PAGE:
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Tired of skiing on garbage hills in the midwest. Considering relocating to Denver. Anyone have any insight to the local market for architecture/construction? State of economy there? I'd most likely look for a position in construction management.
I'm not involved in arch/construction much so I'm not in the loop, but am in Denver. The economy is pretty strong, perhaps the best in the US. Going to be an epic ski season too. Sorry I don't have more to offer. What type of projects are you looking to work on?
I just left a job in Denver, it paid $17 an hour. Once you factored in living expenses(high), and most of the necessities to live, it doesn't pan out to much. This was an architecture job, so I don't know if construction management would look any better. I was looking for 6 months long and hard for another position, and never found one b/c I am not 'highly' versed in Revit.
If you want a job in Denver it is either take peanut shells and work at a small firm on AutoCAD, or work for the peanut at a large firm, but you better know Revit like the back of your hand.
Yeah but detwan has such a bad attitude. Just be a normal person and you'll be fine.
yeap, you'll end up just like every other normal person in architecture... fat, disgruntle, and a pitty of what could have been... nah, I'll take the bad attitude.
I actually got a pretty decent offer and partial relocation costs. I'm moving to colorado because I love being outdoors. Which should keep me happy and in shape.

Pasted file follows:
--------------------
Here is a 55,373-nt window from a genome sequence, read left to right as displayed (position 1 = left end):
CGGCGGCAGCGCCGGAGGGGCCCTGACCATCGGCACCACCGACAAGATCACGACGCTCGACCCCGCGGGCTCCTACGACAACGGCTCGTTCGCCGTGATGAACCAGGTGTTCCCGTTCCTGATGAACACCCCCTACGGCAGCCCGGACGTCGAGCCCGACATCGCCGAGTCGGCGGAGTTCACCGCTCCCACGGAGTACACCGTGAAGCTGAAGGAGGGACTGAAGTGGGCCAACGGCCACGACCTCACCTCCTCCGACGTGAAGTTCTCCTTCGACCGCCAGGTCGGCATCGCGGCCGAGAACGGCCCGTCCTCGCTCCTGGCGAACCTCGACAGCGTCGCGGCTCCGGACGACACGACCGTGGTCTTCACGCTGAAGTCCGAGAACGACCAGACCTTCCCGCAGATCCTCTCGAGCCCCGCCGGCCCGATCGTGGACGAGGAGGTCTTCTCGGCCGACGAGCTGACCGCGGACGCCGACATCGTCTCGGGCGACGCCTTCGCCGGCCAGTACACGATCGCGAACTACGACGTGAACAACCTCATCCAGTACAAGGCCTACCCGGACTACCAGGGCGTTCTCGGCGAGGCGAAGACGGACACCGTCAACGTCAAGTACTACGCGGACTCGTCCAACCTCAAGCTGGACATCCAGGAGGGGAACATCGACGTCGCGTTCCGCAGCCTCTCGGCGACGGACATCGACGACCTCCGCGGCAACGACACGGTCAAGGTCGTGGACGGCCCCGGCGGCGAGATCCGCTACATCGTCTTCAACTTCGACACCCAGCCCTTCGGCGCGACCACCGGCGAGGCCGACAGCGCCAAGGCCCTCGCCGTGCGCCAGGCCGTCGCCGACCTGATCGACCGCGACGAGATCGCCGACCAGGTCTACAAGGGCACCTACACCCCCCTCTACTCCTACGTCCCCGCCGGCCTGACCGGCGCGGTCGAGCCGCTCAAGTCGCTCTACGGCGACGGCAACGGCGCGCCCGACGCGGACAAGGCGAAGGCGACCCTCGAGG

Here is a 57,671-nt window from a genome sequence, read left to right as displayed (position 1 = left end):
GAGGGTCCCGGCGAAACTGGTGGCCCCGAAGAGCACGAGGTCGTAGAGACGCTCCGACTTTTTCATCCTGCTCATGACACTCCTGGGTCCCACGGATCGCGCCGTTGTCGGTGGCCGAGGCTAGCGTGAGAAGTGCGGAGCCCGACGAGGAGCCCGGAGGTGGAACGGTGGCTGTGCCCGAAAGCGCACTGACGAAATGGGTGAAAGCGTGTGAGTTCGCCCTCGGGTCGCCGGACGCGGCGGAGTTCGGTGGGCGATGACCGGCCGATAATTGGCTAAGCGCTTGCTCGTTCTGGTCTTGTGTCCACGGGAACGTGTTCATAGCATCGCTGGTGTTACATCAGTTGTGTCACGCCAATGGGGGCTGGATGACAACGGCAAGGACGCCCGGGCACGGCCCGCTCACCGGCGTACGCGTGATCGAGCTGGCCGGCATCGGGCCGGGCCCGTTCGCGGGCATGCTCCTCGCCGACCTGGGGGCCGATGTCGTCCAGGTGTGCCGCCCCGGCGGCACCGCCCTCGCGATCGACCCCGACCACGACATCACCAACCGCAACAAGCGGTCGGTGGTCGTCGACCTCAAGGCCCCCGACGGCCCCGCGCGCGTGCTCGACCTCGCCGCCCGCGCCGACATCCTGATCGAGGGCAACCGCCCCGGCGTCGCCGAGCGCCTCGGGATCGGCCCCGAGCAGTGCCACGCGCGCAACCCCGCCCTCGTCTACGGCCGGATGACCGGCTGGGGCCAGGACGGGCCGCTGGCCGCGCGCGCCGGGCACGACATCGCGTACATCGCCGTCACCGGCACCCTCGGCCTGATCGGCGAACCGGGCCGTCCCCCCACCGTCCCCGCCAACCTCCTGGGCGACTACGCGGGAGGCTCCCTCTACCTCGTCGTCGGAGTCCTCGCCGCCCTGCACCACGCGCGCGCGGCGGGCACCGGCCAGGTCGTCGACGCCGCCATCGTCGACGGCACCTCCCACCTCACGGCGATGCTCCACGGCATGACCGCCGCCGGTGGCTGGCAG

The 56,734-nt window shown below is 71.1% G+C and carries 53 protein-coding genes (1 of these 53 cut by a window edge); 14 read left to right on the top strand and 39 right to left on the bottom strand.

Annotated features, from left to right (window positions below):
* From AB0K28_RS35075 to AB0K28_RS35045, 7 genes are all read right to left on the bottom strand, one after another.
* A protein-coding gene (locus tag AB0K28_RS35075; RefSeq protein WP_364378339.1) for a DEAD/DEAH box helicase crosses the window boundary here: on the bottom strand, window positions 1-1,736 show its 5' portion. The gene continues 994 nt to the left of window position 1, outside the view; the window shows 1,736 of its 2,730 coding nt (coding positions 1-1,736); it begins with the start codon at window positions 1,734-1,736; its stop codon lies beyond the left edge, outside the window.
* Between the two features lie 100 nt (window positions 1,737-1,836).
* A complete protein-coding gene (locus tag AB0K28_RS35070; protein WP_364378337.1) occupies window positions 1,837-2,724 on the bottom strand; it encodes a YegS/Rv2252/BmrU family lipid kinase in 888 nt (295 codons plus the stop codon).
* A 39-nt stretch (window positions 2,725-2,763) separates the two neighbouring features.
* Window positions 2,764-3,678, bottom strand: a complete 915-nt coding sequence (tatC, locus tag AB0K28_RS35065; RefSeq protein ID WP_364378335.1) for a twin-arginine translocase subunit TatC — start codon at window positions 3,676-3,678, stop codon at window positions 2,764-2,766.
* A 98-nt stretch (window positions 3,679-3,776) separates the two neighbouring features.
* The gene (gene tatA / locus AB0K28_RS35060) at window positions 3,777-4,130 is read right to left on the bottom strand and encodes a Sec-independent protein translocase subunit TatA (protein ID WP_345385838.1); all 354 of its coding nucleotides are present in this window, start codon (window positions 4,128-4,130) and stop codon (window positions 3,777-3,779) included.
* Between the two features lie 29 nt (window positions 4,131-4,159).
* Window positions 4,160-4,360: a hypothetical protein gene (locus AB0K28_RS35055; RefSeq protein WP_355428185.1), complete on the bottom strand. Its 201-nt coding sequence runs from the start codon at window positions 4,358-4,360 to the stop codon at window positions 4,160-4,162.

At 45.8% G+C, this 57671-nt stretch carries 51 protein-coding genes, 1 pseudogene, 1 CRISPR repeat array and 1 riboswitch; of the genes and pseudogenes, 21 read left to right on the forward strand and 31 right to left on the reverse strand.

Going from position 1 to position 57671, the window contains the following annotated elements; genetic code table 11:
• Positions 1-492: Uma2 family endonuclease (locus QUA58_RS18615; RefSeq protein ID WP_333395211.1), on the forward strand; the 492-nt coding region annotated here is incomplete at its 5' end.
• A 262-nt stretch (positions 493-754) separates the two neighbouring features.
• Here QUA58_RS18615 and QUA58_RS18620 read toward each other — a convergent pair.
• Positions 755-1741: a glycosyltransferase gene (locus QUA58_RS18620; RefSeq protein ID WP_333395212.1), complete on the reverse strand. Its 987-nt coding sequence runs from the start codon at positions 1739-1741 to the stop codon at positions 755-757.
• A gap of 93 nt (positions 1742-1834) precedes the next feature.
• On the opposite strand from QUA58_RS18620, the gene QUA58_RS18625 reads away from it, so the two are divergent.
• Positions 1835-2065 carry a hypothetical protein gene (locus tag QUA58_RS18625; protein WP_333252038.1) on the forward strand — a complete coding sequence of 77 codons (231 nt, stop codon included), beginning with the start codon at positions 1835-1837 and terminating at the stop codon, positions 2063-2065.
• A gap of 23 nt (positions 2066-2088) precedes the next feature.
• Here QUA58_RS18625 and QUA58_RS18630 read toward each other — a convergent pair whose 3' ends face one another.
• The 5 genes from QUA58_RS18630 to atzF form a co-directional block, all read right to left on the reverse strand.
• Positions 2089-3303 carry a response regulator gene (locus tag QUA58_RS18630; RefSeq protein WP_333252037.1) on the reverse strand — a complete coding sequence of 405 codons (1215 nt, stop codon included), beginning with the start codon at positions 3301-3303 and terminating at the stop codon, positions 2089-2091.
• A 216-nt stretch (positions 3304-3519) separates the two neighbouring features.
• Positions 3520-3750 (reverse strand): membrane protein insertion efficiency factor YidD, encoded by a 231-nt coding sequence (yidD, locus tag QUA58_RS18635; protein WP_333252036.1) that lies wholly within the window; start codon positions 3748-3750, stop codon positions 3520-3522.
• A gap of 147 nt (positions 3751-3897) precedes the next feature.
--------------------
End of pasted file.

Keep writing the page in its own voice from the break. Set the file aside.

My concern is relocating the family and then the local economy going to shit. Seems to me oil n gas is fairly strong in CO, which has been one of the major factors for areas of growth during these past 5 years. Hoping that it's not a construction boom that will implode on itself.
Congrats on the offer. I heard recently there is a serious shortage of high end commercial real estate here because of the oil and gas boom as they demand sweet office spaces. Energy is definitely the fuel for the current rush and I think you are right to suspect there is a limit to that. Denver is a boom and bust kind of place and it has happened before. However, healthcare, education, tourism, tech, data, financial and government services are all strong here too as well as being a transportation hub. I live downtown and the value of my house has flown upward. My neighbors houses are all being flipped or scraped. Cost of living is high, the average house price in Denver is $311,000 and healthcare and dental costs higher than the national average especially more than the midwest, but utilities and gas are less and property taxes are low. Traffic is a serious problem and is getting worse, add snow or rain and it can turn a 30 minute drive into 2 hours. But lately it seems every time I go out I see a new microbrewery, there are literally hundreds of them and in general there is an endless supply of things to do.
You also should look at Salt Lake City, Utah / Park City area too. Good economy and and even closers to the mountains and not as much traffic. Denver is like 1.5-2 hours from skiing and the traffic on 70 gets crazy.
I actually had an opportunity in SLC and was totally excited about it for all the reasons you mention. After more research, onerous contracting license requirements and the mormons scared me away :(
Thanks TINT for your input. That's kinda what I've gathered.
just to add to TINT when i was in Denver over summer one of first things i noted was number od construction cranes on skyline. also i think the economy is fairly diverse (at least in larger metro area) for instance see recent by INC. How Boulder Became America's Startup Capital and i know that healthcare is a big part of market - especially UC Denver hospital system. For instance Anschutz Medical Campus is
pumping billions into the